By Joel Hall
County officials are deeply divided over the Board of Commissioners' (BOC) decision Tuesday night to scrap several key government positions and create several new ones.
While some officials believe the changes are needed to make county government more efficient, others believe a coup has taken place, in order to give certain officials more power.
At the recommendation of Alex Cohilas, the county's new chief of staff, and with the blessing of the majority of the board (Wole Ralph, Gail Hambrick, Sonna Singleton and Michael Edmonson), the county deleted the positions of director of risk management, executive assistant to the BOC, and director of refuse control.
The majority also agreed to freeze, for a full fiscal year, the positions of economic development director and fuel attendant for the fleet maintenance department. Their actions were opposed by BOC Chairman Eldrin Bell.
Bell said the board's decisions are "a disrespect for the office of the chairman," and "in violation of their own ordinances." He also said the actions were "shortsighted and dangerous."
"The streamlining I know means narrow at the top and broad at the bottom," Bell said. "[The structure of the county government after Tuesday] is very broad at the top, including the salaries. What are we going to do for the people providing the services?
"We look like Wall Street up here," Bell added. "They got the bailout and they gave themselves big raises."
Cohilas, who also serves as the county's fire chief, said the staff cuts were part of an effort to comply with a 2005 study conducted by the Carl Vinson Institute of Government at the University of Georgia.
"The chairman's [Bell] big initiative in his first administration was to employ the services of the Carl Vinson Institute for the specific purpose of streamlining government," he said. "I relied on the study, which is the foundation for my recommendations. I made the recommendations and the board voted."
Cohilas said the staff cuts and freezes will save the county about $457,000 in yearly salaries and benefits.
In the same vote to cut jobs, the board created two new positions, executive legal assistant to the District Attorney (staring salary $37,355), and director of policy and planning (starting salary $100,913), which will advise the county on how to approach future growth and regional trends.
Another facet of the action was a salary allotment of $45,569 for the existing, but unfilled, position of BOC public information officer.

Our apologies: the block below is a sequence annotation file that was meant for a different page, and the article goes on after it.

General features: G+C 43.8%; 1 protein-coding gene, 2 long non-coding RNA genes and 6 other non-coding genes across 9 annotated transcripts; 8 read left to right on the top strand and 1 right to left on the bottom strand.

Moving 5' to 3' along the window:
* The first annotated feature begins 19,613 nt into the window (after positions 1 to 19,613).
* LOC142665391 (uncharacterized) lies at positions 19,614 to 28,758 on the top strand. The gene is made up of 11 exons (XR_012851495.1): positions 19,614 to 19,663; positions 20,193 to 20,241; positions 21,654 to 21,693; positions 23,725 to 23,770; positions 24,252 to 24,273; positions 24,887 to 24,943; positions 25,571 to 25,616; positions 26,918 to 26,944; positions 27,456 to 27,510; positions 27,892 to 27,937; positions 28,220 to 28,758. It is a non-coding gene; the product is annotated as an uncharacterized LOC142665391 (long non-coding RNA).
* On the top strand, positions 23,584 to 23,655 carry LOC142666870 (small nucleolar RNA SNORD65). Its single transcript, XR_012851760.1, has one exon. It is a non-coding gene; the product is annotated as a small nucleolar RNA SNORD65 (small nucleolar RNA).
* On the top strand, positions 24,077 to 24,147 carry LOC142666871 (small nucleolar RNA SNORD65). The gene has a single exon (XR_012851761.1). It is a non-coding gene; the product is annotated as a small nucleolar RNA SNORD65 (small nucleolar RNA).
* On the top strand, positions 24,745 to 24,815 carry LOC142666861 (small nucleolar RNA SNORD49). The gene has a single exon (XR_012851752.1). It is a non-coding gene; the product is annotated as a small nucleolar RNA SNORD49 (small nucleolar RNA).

In another motion, approved in a 3-to-2 vote, with Bell and Edmonson opposed, commissioners appointed Wade Starr, the county's fleet maintenance director, to serve as provisional economic development director, and provisional director of policy and planning.
Cohilas said Starr, who makes $103,451 a year in his present job, will be paid an additional $24,000 a year for the additional job assignments.
On Tuesday, the board voted to use the county's general fund, rather than the fire fund, to support a pay raise for Cohilas that increases his salary from $115,000 to $127,000.
Until Tuesday night, Ed Wall served as the county's investment banker. The commission coalition of Ralph, Singleton, and Hambrick voted 3-2 to terminate his contract.
Wall said he believes Starr, who unsuccessfully ran against Bell for the board chairmanship in 2004, successfully performed a "palace coup," which "effectively changed the form of Clayton County's government.
"He [Starr] has now achieved what he couldn't get the voters of Clayton to give him," said Wall. "Through painstaking effort on his part, he has elected three commissioners [Ralph, Singleton, Hambrick] who are loyal to him and consider him their consigliere.
"The new chief of staff and the finance director are close friends and confidants [of Starr]," he continued. "[Starr] was awarded control of three departments [Tuesday] night, and a salary increase of almost $25,000. Neither the voters, nor the Georgia General Assembly, which created Clayton County, have had a say in the change."
Starr would not comment on Wall's accusations and referred all inquiries about the staffing changes to Cohilas.
Bell said the decision to give county department heads the power to influence policy is "a subversion of state law," and may create conflicts of interests when department heads lobby the board for resources on behalf of the various departments they lead.
Commissioner Ralph, who voted "yes" to several measures to the change the county government's structure, defended the board's decision. He said giving department heads multiple jobs would not create conflicts of interest, because the decision to approve measures ultimately falls upon the board.
"The power of the voters is maintained in the commissioners they choose," he said. "The policy of Clayton County is set by the Clayton County government, not by any individual. The board has the responsibility to listen to whatever the department heads suggest, and then make a policy decision."
Cohilas said the staffing changes were made with the future of the county in mind. He defended the board's decision.
"I'm not aware of any law that was violated," he said. "I know the board of commissioners have been wanting to reorganize government to make it more effective and efficient. I am happy to lend my effort to that cause."
Bell said he believes Tuesday's changes have taken the power of county government away from its citizens.
"The acts that they performed, regarding the promotions, was in total disregard of the legislation and the legislators, who have the expressed authority to establish the form of government, and an affront to the citizens who thought they had one form of government, and now have another, without their input," he said.